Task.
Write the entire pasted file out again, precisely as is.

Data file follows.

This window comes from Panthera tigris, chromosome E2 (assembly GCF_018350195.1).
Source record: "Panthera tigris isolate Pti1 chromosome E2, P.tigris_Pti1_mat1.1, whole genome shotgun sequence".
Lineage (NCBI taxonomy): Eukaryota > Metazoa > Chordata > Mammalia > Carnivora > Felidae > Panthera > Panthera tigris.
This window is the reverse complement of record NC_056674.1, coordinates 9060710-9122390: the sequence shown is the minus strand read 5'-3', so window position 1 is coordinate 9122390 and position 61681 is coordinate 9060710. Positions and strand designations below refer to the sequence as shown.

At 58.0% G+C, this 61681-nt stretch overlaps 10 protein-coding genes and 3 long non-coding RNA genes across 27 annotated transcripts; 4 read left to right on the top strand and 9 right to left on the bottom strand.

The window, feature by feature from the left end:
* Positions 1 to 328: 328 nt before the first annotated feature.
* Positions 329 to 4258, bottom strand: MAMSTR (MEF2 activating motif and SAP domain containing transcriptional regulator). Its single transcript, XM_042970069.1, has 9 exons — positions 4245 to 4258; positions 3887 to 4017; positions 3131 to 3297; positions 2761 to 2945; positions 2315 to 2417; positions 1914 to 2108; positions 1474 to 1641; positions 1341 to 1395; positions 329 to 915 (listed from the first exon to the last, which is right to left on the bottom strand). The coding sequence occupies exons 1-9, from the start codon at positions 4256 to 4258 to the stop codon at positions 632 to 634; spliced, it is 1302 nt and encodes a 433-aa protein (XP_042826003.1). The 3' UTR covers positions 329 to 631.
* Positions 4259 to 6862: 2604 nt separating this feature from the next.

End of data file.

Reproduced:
This window comes from Panthera tigris, chromosome E2 (assembly GCF_018350195.1).
Source record: "Panthera tigris isolate Pti1 chromosome E2, P.tigris_Pti1_mat1.1, whole genome shotgun sequence".
Lineage (NCBI taxonomy): Eukaryota > Metazoa > Chordata > Mammalia > Carnivora > Felidae > Panthera > Panthera tigris.
This window is the reverse complement of record NC_056674.1, coordinates 9060710-9122390: the sequence shown is the minus strand read 5'-3', so window position 1 is coordinate 9122390 and position 61681 is coordinate 9060710. Positions and strand designations below refer to the sequence as shown.

At 58.0% G+C, this 61681-nt stretch overlaps 10 protein-coding genes and 3 long non-coding RNA genes across 27 annotated transcripts; 4 read left to right on the top strand and 9 right to left on the bottom strand.

The window, feature by feature from the left end:
* Positions 1 to 328: 328 nt before the first annotated feature.
* Positions 329 to 4258, bottom strand: MAMSTR (MEF2 activating motif and SAP domain containing transcriptional regulator). Its single transcript, XM_042970069.1, has 9 exons — positions 4245 to 4258; positions 3887 to 4017; positions 3131 to 3297; positions 2761 to 2945; positions 2315 to 2417; positions 1914 to 2108; positions 1474 to 1641; positions 1341 to 1395; positions 329 to 915 (listed from the first exon to the last, which is right to left on the bottom strand). The coding sequence occupies exons 1-9, from the start codon at positions 4256 to 4258 to the stop codon at positions 632 to 634; spliced, it is 1302 nt and encodes a 433-aa protein (XP_042826003.1). The 3' UTR covers positions 329 to 631.
* Positions 4259 to 6862: 2604 nt separating this feature from the next.